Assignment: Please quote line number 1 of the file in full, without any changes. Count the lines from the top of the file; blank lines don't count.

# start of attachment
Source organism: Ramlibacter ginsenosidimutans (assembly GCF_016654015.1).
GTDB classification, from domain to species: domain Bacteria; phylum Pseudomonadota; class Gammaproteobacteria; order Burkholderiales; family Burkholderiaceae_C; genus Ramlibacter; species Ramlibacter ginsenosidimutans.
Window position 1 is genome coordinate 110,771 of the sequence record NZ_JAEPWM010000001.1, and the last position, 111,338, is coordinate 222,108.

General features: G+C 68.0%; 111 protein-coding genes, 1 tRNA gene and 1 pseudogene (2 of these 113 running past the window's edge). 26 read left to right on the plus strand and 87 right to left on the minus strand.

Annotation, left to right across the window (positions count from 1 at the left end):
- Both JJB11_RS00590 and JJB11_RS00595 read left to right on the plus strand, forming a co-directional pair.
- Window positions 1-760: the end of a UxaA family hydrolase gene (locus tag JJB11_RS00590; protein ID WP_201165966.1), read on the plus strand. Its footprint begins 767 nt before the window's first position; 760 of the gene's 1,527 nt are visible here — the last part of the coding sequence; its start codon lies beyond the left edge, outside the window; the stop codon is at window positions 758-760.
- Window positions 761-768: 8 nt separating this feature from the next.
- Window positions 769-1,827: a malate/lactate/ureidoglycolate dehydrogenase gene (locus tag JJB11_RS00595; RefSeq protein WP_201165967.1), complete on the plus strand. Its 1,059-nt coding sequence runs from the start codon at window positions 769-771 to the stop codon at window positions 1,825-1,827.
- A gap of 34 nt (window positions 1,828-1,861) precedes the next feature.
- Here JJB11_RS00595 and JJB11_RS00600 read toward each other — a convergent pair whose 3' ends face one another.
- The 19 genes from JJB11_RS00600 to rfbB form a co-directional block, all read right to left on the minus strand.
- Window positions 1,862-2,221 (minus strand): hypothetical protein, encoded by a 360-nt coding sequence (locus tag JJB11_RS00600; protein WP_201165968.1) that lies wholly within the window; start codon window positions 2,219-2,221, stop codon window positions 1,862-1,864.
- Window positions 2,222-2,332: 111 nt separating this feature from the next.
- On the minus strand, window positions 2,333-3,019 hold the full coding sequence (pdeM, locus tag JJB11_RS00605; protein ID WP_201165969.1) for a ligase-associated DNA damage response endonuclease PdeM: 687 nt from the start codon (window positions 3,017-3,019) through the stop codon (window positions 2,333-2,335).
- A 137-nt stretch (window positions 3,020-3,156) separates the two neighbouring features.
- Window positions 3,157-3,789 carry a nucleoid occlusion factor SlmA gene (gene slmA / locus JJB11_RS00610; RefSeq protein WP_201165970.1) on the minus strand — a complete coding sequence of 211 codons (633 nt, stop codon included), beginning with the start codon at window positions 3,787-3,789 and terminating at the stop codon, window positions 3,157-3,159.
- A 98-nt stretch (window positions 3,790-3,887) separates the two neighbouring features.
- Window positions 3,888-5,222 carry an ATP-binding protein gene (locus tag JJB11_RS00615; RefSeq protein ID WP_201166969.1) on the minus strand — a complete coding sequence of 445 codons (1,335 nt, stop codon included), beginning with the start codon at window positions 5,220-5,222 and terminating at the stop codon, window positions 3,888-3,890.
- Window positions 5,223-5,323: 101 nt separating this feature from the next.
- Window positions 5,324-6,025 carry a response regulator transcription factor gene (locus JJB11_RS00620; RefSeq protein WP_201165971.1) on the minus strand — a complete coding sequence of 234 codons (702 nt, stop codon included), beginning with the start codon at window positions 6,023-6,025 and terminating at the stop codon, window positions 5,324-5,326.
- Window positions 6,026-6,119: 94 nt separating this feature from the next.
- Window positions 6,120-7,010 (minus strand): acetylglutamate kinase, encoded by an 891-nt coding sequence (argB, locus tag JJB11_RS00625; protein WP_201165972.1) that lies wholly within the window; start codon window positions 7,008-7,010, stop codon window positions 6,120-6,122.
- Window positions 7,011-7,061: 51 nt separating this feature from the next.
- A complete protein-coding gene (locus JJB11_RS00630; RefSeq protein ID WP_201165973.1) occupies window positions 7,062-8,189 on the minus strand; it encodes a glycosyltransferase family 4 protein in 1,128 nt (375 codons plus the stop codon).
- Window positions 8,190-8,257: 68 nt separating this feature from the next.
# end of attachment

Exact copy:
Source organism: Ramlibacter ginsenosidimutans (assembly GCF_016654015.1).